Protecting The Siblings of Special Needs: 5-5-11

The Others: I don’t know the statistics, but I would bet that most of us special needs parents have other children. I have spent a great deal of time amongst these other children, my other child, and the children of  families with whom we have shared Special Olympics or horse back riding programs, special needs camps or schools. They are always there, those other siblings, in the wings, waiting patiently, helping out or just being.

Tolerance, Patience, Empathy: Our son and the siblings of special needs children are an intriguing and eclectic group. Do these youngsters grow up to be more tolerant souls because of what they have witnessed? Are they more empathic and giving? From my limited experience, many seem to be. It is never surprising when these siblings choose a course of study in the helping professions. Do they harbor resentment for the sacrifices imposed on them? No doubt. Do they wrestle with guilt for being the “normal child.” No doubt. Each story is different but I am sure that the majority of parents face some pretty heart wrenching choices throughout those child rearing years, attempting to balance the needs of each child, in an environment where one child is not as facile or endowed as the other/s.

Maturing Siblings: I never dreamed that our children would grow to be friends some day. Their developmental differences were enormous and remain significant. In spite of these differences, they are more connected than ever before, socially linked enough to have a common parlance, and bonded by family and sincere mutual love. I see a lot of that connectedness amongst the siblings I encounter in our special needs world. I see them laugh and hang out with their siblings, or try to make their parents’ work lighter. I see them ride out what would be, in the conventional world, excruciatingly embarrassing moments. I read stories about famous people, such as Barbara Walters and Glee star Chris Colfer, who share powerful tales of the impact of a challenged sibling on the trajectory of  their lives.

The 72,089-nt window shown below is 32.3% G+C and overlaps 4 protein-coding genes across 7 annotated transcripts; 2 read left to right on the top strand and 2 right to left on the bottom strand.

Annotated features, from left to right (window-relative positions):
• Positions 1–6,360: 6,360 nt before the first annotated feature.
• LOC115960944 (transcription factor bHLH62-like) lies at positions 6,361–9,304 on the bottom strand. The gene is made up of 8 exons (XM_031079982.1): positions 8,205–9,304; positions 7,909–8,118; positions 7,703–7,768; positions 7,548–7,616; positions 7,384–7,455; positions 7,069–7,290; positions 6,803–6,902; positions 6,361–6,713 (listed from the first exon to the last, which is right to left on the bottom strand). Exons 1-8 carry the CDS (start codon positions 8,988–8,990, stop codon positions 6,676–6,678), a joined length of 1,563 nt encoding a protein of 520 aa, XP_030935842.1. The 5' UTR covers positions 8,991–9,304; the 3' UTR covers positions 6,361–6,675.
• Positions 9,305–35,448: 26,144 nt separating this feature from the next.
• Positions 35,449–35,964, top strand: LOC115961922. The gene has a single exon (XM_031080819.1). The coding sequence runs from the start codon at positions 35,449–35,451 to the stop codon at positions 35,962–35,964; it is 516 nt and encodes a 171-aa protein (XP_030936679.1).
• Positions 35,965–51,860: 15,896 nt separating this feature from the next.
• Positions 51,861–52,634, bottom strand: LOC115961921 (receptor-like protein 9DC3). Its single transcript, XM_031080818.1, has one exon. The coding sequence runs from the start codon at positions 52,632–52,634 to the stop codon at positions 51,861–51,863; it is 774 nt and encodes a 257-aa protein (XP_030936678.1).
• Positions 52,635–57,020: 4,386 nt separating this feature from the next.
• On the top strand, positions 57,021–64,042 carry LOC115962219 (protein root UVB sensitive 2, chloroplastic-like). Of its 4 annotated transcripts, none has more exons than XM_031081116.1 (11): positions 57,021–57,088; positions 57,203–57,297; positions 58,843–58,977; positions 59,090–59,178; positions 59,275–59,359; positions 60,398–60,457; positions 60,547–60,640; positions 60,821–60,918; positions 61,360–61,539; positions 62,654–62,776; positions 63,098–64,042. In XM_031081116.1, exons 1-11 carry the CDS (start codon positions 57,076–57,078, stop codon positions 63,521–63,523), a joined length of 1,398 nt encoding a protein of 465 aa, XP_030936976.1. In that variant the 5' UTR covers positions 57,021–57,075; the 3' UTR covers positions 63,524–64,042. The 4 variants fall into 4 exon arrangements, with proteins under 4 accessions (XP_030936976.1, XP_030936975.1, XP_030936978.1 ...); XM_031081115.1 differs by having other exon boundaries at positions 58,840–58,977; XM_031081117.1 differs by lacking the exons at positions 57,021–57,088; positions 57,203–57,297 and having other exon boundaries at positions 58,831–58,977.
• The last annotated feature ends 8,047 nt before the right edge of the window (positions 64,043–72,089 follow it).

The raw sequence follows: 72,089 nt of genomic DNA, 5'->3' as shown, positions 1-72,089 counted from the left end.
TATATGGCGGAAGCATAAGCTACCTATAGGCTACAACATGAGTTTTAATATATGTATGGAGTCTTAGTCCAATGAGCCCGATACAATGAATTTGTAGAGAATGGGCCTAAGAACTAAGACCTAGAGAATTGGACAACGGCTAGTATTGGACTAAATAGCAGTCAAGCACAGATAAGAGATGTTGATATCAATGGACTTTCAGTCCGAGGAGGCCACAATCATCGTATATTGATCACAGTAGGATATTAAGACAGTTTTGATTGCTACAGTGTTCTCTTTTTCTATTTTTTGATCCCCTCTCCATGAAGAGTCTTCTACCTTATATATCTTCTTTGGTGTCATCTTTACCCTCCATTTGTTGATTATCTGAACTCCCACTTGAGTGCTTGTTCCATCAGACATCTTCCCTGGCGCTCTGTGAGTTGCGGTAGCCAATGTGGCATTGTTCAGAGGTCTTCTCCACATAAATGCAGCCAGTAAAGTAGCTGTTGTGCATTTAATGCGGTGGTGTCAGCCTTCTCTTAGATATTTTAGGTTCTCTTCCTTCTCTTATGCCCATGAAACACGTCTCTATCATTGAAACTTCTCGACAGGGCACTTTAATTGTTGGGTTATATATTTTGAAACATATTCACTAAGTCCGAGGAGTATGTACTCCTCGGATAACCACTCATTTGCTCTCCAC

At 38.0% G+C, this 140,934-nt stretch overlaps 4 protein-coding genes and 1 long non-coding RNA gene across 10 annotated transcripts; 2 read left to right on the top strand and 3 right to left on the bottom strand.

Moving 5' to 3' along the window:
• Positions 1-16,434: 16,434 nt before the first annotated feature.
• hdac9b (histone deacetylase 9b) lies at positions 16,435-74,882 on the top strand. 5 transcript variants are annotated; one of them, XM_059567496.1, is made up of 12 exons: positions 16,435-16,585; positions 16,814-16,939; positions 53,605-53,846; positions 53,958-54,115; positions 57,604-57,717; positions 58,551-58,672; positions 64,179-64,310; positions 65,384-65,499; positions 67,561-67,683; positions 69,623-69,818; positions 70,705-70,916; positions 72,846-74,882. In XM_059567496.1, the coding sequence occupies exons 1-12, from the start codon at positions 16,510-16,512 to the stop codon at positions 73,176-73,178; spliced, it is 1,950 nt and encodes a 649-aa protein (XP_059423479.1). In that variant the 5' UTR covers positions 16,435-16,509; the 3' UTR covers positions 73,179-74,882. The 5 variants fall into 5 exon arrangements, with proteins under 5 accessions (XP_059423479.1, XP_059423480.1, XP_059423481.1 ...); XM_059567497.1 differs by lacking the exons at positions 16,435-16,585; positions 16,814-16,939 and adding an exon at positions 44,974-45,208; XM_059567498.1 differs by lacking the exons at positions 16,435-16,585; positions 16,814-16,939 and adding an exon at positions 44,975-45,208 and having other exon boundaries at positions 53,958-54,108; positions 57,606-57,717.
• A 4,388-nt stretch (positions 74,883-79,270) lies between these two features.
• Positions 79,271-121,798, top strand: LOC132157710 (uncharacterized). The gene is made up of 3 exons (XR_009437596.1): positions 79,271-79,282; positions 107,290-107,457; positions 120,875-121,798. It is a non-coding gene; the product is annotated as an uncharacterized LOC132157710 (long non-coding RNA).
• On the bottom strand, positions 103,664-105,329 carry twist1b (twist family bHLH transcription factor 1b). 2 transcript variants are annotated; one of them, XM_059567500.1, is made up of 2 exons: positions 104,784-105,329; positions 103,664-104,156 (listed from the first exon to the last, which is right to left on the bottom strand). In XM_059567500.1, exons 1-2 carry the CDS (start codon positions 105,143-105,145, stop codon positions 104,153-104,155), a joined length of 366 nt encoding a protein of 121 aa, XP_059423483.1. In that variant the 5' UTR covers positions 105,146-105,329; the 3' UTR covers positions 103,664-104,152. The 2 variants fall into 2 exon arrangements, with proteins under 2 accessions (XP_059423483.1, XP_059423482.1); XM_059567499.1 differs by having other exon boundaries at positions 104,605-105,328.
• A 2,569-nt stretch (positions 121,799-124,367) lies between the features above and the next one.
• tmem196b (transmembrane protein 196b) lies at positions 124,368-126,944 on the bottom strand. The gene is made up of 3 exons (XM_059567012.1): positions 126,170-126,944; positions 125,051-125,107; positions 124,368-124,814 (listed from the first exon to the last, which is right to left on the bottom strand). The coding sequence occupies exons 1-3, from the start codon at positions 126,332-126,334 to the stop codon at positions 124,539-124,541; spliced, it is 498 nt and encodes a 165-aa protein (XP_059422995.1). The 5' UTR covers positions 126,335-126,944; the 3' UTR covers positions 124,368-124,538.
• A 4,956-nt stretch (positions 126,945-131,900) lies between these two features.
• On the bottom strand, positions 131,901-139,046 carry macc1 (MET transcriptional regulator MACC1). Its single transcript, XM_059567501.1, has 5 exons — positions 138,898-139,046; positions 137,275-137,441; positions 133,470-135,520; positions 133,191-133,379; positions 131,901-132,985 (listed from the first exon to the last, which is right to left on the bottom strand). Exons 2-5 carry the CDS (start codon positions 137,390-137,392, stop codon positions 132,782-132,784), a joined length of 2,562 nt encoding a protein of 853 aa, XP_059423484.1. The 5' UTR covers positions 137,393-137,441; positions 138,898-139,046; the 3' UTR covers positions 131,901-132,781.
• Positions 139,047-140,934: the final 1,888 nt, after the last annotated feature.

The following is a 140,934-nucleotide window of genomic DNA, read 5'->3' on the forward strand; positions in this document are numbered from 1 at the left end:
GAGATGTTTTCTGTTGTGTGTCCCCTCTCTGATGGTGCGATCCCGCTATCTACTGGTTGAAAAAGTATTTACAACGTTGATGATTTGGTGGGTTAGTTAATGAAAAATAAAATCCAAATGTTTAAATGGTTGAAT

What is The Point Here? As we journey through our daughter’s aging out and enter the adult phase of her very special life, our son is a major player in the process. He deserves mention, as do all the siblings of challenged children. It is a fine line one walks as a parent between encouraging sibling bonding and trying to avoid burdening the “typical child” with needs of the other. We walk that fine line, have always tried to steer in the direction of protecting both children. Did we do it enough? Do we ever as parents?

Planning for The Future: While at work on future plans for our daughter, our son’s happiness and freedom is a key factor. We are fortunate to have an extended family who can and will share with our son in monitoring our daughter’s safety and happiness after we are no longer in the game. Protecting that other child or children is top priority in my opinion, when making plans for the adult life of a special needs child. Fingers crossed, we will succeed in securing enough of a shot at happiness for both children, as much as parents are able to do.

Begin Early: This is another reason to begin early and actively in preparing for your special needs child’s adulthood. I am grateful that others guided us to bring in agencies while she was young enough to secure the essential services for her future. In this manner we are protecting her brother as well. We know each child is “special”, but we need to show it too.

©Jill Edelman, M.S.W., L.C.S.W. 2011

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